Challah (pronounced “haa-laa”) is a traditional Jewish bread, made with eggs, flour, yeast and water.
I’ve never been particularly fond of challah. I guess it’s because I have images of those rock-hard challah loaves that are sold in supermarkets (grocery stores), which have a shelf life of 1+ months … eek! We’ve even bought freshly baked (from scratch) challah from a bakery in West Seattle, but again I wasn’t overly impressed.
The only reason I chose a challah recipe this week, was because it looked pretty. There, I said it!
I’m glad I tried it. Peter Reinhart’s work on whole-grain breads is pretty spectacular. The resulting challah was amazingly soft, in fact, _INCREDIBLY_ soft. It was still tender and moist the following day!
As you can tell (from the photo above), I need work on learning to shape my challah braid properly. The instructions in the recipe were highly confusing!
This is a long-winded recipe, but it’s to be expected if you want a really good and palatable 100% whole-wheat bread. Due to my habitual laziness in making bread, I’ve adapted the recipe considerably. It must be noted that since it’s a Reinhart recipe, it’s quite pernickety. An example – it asks for 56g (2 oz) egg yolks. However, I fully recommend you purchasing a good set of digital kitchen scales when baking bread.
100% WHOLE WHEAT CHALLAH
Makes 1 x 950g (2 lb) loaf
Adapted from “Whole Grain Breads”, by Peter Reinhart
For the soaker
- 227 g (1 ½ c) whole wheat flour
- ½ teaspoon salt
- 180 ml water (¾ c) water
For the biga
- 227 g (1 ½ c) whole wheat flour
- ¼ teaspoon dried active yeast
- 120 ml (½ c) spring or filtered water
- 2 tablespoons oil
- 1 large (2 oz, 56g) egg, lightly beaten
- 56 g (2 oz) egg yolk
For the final dough
- All of the biga
- All of the soaker
- 75g (½ c) whole wheat flour, more as needed
- Pinch of salt
- 7 g (2 ¼ teaspoon) dry active yeast
- 2 tablespoons brown sugar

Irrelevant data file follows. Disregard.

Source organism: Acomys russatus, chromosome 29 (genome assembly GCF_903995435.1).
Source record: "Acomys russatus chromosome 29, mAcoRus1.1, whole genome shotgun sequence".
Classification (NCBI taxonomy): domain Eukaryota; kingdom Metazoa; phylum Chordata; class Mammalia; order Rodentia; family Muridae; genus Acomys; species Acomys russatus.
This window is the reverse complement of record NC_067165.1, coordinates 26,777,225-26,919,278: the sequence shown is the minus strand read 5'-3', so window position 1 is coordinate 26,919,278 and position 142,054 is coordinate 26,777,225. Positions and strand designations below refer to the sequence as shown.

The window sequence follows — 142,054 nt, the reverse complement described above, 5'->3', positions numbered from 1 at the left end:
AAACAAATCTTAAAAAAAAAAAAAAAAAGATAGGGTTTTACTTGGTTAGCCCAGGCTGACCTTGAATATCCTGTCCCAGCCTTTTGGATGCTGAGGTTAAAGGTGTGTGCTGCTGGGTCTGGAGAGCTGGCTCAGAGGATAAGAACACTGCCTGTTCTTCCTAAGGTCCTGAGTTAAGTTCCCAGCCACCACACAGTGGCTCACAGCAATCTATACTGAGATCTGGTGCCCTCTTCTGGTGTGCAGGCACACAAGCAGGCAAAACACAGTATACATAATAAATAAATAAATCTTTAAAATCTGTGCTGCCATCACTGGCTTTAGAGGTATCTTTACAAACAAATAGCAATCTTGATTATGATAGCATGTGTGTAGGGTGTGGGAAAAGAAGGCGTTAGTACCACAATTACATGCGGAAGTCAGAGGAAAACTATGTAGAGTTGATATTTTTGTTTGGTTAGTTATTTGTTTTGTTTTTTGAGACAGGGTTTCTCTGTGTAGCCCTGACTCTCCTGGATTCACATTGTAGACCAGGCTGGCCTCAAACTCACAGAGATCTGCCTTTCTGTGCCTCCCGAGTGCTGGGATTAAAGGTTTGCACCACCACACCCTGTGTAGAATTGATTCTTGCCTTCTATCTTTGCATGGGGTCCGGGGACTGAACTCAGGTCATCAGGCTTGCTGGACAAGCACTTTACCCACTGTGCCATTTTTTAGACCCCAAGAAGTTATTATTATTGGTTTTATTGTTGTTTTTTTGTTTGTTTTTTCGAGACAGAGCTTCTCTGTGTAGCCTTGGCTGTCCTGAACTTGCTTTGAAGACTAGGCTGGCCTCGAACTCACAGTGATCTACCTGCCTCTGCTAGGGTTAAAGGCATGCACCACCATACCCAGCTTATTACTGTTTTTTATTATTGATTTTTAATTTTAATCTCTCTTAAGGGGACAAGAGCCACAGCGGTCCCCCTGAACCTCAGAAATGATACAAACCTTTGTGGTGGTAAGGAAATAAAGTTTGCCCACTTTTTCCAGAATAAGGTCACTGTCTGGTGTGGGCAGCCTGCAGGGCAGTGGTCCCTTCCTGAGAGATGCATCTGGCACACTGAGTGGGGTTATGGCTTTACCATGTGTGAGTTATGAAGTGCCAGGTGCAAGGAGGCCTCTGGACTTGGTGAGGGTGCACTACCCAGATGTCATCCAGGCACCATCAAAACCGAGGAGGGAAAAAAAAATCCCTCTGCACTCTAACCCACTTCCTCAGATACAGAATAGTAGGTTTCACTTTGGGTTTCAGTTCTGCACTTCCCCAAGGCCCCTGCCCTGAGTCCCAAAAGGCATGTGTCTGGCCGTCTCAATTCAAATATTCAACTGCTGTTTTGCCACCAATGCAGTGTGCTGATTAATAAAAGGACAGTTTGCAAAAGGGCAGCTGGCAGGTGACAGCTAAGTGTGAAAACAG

- 2 tablespoons vegetable oil
For the egg wash
- 1 egg, beaten with 1 tablespoon water and 1 pinch salt
For the topping
- Sesame seeds or poppy seeds, as needed
1. In a stand mixer with dough hook attachment, make the soaker by placing the flour, salt and water into the bowl. Blend using the dough hook until a tacky dough is formed, about 3-4 minutes. Transfer to a bowl, cover with cling film (plastic wrap) and allow to sit overnight (up to 24 hours) at room temperature.
2. In the same bowl of the stand mixer, make the biga. Place the flour, dried active yeast, water, oil, beaten egg and egg yolk into the bowl. Blend using the dough hook until a tacky dough is formed. Knead on medium speed for 8-10 minutes. Cover with cling film (plastic wrap) and chill overnight.
3. When ready to proceed, add the soaker to the biga in the stand mixer bowl, together with the remaining ingredients – flour, salt, dry active yeast, brown sugar and vegetable oil.
4. With the dough hook attachment, knead the dough until a well combined dough is formed. Allow to knead for a further 8 minutes on medium speed. Cover and allow to prove for 45 minutes to 1 hour, or until the dough has almost doubled in size.
5. Punch the dough down and divide into 3, 4, 5 or 6 equal sized pieces (depending on what type of braid you want).
6. Roll each piece of dough into a long rope of at least 25 cm (10 inch) long. Follow the instructions for the braid you want:
3-braid: Lay all three strands side by side. Starting in the middle – overlap one of the outside strands over the middle, take the opposite strand and lay it over the new middle strand. Continue until you run out of dough. Pinch the end closed. Rotate the loaf and repeat the pattern.
4 –braid: Connect four strands at the top. Number the strands 1 to 4. Overlap the strands in the following order 4 over 2, 1 over 3, and 2 over 3. Repeat until you run out of dough. Pinch off the ends.
5- braid: Connect five strands at the top. Number the strands 1 to 5. Overlap the strands in the following order 1 over 3, 2 over 3, and 5 over 2. Repeat until you run out of dough. Pinch off the ends.
6-braid: Connect six strands at the top. Number the strands 1 to 6. Overlap the strands in the following order 1 over 6, 2 over 6, 1 over 3, 5 over 1, and 6 over 4. Repeat until you run out of dough. Pinch off the ends.
7. Transfer the braided loaf onto a parchment paper lined baking tray (pan). Brush with egg wash and cover with a lightly greased piece of cling film (plastic wrap). Allow to prove in a warm area for 30 minutes.
8. Remove the cling film (plastic wrap) and brush again with the egg wash. Top with poppy seeds (or sesame seeds) and let sit in a warm area for 15 minutes uncovered.
9. Preheat the oven to 200°C/400°F.
10. Place the challah on the middle shelf of the preheated oven and then reduce the heat to 160°C/325°F. Bake for 20 minutes, then rotate by 180 degrees and bake for another 20 minutes or until evenly browned and it sounds hollow when thumped on the bottom.
11. Allow to cool before slicing into. Enjoy!